The age of Vasudeva-Krishna has not been determined with certainty. The popular legend regards him as the hero of the Mahabharta. The Chhandogya Upanishad seems to point to a date in the 6th or 7th century B.C. The Jain tradition supports its view. The Ashatadhyayi of Panini of 5th century B.C. refers to the cult of bhakti to Vasudeva. The Greek ambassador Megasthenes, at the court of Chandra Gupta Maurya, described that the worship of Vasudeva was popular in the region of Mathura in the 4th century B.C.


The inscription on the Besnagar column indicates that by the end of the 2nd century B.C., the cult of Vasudeva was receiving the support of the ruling classes and even of the western invaders. Thus, though the age of Krishna has not been fixed, yet it is certain that Bhagavatism, which was made popular by him and he himself was regarded as its primary God and incarnation of Vishnu, had become a popular creed in north­west India as far back as the 4th century B.C. Later on, it spread all over India

The most popular religious treatise of Bhagavatism is the Bhagavad Gita or simply called the Gita. It is now the most popular and respected religious text of the Hindus. It can not be definitely dated but generally it is believed to be of the first or the second century B.C. The Gita presents the most harmonious blend of three paths of salvation or Nirvana, viz., through Gyan (knowledge), Karma (action) and Bhakti (devotion) and declares. “All roads to moksha (salvation) lead but unto Me.”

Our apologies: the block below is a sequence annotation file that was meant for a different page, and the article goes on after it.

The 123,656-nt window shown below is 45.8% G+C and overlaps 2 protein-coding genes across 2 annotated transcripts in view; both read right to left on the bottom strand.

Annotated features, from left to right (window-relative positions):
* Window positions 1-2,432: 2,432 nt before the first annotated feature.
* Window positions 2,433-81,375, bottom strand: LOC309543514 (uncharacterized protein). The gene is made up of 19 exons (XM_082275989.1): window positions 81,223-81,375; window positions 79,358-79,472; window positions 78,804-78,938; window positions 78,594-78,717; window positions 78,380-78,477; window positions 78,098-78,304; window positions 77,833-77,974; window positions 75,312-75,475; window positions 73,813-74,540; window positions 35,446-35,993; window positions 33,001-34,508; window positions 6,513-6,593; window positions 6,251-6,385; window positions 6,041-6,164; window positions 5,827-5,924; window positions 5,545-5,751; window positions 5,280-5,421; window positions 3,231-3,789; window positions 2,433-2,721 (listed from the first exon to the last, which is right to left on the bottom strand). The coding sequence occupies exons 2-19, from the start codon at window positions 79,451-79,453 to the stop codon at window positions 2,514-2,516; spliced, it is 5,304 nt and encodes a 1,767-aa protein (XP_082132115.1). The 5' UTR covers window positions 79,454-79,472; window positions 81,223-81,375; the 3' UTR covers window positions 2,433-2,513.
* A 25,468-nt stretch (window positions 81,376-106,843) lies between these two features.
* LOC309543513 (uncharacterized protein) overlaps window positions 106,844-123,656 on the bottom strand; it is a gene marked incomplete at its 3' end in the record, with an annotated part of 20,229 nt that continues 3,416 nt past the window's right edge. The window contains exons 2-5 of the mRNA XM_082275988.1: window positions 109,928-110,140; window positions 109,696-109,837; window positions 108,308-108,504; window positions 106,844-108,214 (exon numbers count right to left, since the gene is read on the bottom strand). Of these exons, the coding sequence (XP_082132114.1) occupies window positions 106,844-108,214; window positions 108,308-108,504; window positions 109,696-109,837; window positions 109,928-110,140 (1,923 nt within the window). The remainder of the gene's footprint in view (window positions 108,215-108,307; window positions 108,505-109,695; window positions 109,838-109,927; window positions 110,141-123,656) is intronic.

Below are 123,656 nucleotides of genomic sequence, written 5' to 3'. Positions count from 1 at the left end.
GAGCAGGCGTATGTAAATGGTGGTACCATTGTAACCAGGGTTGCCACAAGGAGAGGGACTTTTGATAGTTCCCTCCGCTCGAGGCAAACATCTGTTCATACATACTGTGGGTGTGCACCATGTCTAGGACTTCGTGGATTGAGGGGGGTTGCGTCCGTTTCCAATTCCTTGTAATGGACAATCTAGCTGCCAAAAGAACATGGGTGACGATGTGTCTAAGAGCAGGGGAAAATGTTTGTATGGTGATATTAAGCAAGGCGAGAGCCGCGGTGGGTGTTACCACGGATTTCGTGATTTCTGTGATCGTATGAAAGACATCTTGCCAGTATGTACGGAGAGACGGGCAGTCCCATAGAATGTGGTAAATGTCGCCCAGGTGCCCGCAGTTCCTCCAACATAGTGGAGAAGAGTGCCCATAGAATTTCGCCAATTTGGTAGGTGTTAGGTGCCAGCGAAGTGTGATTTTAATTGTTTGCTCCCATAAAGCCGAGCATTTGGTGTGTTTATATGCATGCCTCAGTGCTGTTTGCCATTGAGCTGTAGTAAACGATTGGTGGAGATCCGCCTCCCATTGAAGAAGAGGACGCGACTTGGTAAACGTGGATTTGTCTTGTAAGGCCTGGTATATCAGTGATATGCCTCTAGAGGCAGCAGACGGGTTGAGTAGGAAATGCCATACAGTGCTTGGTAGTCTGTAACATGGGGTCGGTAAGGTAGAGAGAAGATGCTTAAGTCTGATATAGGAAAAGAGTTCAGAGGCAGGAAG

Gyan is the realisation by an individual that every soul is a part of the Parmatma (Universal Soul), every person has a soul, soul never dies, no body can touch or kill a soul, soul has neither friends, enemies or relations and soul neither feels pleasure nor pain. If an individual does not realise this then he or she is ignorant and can not attain salvation. According to the Gita, Agyana (ignorance) is more a spiritual blindness than an intellectual weakness which can be removed by Karma-yoga.

But the gyan-marg which directs an individual to the meditation of the Absolute is a difficult process. Therefore, the Gita suggests Karma marg as an easier alternative. An individual should be Karma-Yogin to attain Nirvana i.e., he or she should perform his or her social duties or obligations according to Dharma. But, at the same time, they should not expect any result of their Karma.

Karma (action) should be an end in itself and not the means to achieve the result. The Gita points out that Karma by itself is no bondage but to expect result of the Karma is the greatest bondage and the root of all evils. The Gita does not advise an individual to leave Karma and become a Sannyasi (ascetic) but suggest him to destroy the attachment with the results or fruits of Karma.

To remain detached from the result of one’s own action is the real and the best Sannyas for an individual. According to the Gita, actually it is not the individual who acts or does Karma but he or she is simply a means in the hands of God to perform Karma.

Thus, when one does not act by one’s own-self, he or she should not aspire for its results also. To regard oneself as the doer of actions and aspiring for their results is may a or prakriti (delusion) which is the greatest obstruction in the attainment of salvation by an individual.

But, detachment from the results of the Karma could make an individual indifferent to the Karma was realisd by the Gita. Therefore, it pointed out clearly the duties of a karma-yogin and explained the necessity of performing the Karma. The social aim of a karma- yogin is to contribute his or her share to the improvement of the society in which he or she lives and his or her personal aim is to attain salvation.

A karma-yogin should believe that his or her every action is rewarded by God and takes him or her nearer to Him. Thus, his or her every action is service to God which leads him or her to savation. Therefore he or she should engage in karmas but should not have any attachment with the results of his or her karmas. The Gita gave a novel interpretation to the practice of sacrifices. According to it, the greatest sacrifice is to sacrifice the worldly pleasures, i.e., attitude of detachment to them all.